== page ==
Americans are desperate for sports to return.

But one thing they’re tired of is ESPN’s left-wing political commentary.

And after last week ESPN’s top executives are shaking in their boots after looking at these numbers.

ESPN is hemorrhaging viewers.

Last week, ESPN’s studio programming hit a 41-year ratings low – that is, never before in the entire history of the network have ratings been as low as they were last Wednesday.

As Black Lives Matters and Antifa rioters were burning American cities, ESPN’s coverage completely ditched sports except for bashing Drew Brees’ off-the-cuff patriotic defense of the American flag and the national anthem.

The outrage mob – likely egged on by the echo chamber on ESPN – has since forced Brees to apologize three times and Brees’ wife even felt compelled to offer an apology.

But while ESPN’s “woke” hosts might consider that a win, in reality their programming has been a complete dumpster fire.

Sports journalist and Fox Sports Radio host Clay Travis wrote that ESPN’s sorry ratings were not due to the coronavirus lockdown, but the network’s pivot to “24/7” politics.

On his website Outkick the Coverage, Travis argued that over the past several weeks, ESPN has become “more left wing than MSNBC and CNN combined.”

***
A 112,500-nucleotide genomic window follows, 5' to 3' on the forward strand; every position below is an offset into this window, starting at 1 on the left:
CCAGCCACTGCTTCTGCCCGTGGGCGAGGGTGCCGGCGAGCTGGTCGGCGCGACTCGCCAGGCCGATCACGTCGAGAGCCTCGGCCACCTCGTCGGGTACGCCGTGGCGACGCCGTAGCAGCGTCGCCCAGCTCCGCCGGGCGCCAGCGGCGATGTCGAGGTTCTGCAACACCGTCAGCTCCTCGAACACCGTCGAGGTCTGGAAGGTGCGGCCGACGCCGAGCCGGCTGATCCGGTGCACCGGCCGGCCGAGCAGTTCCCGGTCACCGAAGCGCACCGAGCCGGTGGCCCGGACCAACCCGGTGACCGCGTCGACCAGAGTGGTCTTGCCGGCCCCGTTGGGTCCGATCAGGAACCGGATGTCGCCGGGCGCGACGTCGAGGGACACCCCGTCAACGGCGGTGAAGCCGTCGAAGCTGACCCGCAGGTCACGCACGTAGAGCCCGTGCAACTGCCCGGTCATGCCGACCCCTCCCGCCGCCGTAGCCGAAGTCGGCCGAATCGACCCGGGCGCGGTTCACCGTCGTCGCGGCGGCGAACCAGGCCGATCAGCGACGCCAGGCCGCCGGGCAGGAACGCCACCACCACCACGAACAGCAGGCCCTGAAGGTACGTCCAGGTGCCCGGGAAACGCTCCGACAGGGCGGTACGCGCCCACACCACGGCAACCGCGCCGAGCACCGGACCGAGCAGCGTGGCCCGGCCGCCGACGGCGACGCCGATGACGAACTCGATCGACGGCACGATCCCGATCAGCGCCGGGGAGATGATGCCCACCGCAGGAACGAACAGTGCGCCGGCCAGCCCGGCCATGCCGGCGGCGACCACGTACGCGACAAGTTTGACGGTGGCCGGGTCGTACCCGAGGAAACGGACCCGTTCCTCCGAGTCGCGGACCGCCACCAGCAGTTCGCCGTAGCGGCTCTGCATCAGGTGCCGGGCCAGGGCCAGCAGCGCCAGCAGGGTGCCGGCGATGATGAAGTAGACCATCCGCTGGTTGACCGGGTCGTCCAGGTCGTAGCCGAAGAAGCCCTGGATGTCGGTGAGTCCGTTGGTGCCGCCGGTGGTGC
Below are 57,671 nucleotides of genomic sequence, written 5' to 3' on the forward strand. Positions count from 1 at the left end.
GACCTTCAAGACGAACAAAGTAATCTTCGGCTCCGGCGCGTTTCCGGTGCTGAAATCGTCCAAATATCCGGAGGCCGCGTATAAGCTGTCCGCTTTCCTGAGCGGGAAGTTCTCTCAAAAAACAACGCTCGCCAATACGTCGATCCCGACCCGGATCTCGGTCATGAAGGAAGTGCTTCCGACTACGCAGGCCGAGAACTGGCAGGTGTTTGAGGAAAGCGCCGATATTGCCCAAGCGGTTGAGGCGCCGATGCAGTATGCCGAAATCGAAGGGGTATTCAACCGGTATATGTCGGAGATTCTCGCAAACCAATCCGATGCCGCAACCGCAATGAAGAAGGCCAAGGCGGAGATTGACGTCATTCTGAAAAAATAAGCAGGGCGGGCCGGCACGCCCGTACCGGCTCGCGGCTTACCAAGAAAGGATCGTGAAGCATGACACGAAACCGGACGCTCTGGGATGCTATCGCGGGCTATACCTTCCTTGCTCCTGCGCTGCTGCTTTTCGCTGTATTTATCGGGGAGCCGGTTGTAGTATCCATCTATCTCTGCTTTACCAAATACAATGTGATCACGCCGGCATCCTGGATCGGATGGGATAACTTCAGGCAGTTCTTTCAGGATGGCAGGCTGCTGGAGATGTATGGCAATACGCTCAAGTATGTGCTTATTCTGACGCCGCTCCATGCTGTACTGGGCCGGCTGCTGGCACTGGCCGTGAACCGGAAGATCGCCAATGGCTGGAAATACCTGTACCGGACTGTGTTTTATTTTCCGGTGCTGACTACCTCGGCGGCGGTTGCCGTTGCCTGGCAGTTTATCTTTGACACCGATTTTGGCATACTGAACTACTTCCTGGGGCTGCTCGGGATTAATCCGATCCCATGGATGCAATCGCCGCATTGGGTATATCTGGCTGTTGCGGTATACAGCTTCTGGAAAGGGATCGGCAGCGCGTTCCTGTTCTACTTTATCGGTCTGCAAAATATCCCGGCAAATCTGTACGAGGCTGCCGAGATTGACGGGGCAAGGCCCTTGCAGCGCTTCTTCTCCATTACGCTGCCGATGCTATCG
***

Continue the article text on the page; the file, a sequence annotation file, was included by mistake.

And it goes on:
He wrote that the network’s studio programming, which he called “WokeCenter on steroids 24/7,” reached “full on crisis mode level awfulness”:

“First Take” was the highest rated ESPN studio show all day, posting just 211,000 viewers. That was the 93rd highest rated program on all of cable. Putting those numbers into context compared to other shows airing the same day on cable: “Nick Cannon Wild and Out 15” on VH1 had 50% more viewers than ESPN’s top show. “Smuggler: Secret Stash” on National Geographic doubled First Take. Not to be outdone, “Craig of the Creek” on the Cartoon Network posted 200,000 more viewers.

Hell, even “Jay Leno’s Garage” on CNBC soundly defeated First Take.

Jay. Leno’s. Garage.

As Travis went on to argue, the data proves sports fans don’t want to listen to preachy sports commentators ranting and raving about non-sports news on a so-called sports network.

After all, there are plenty of other outlets for that.

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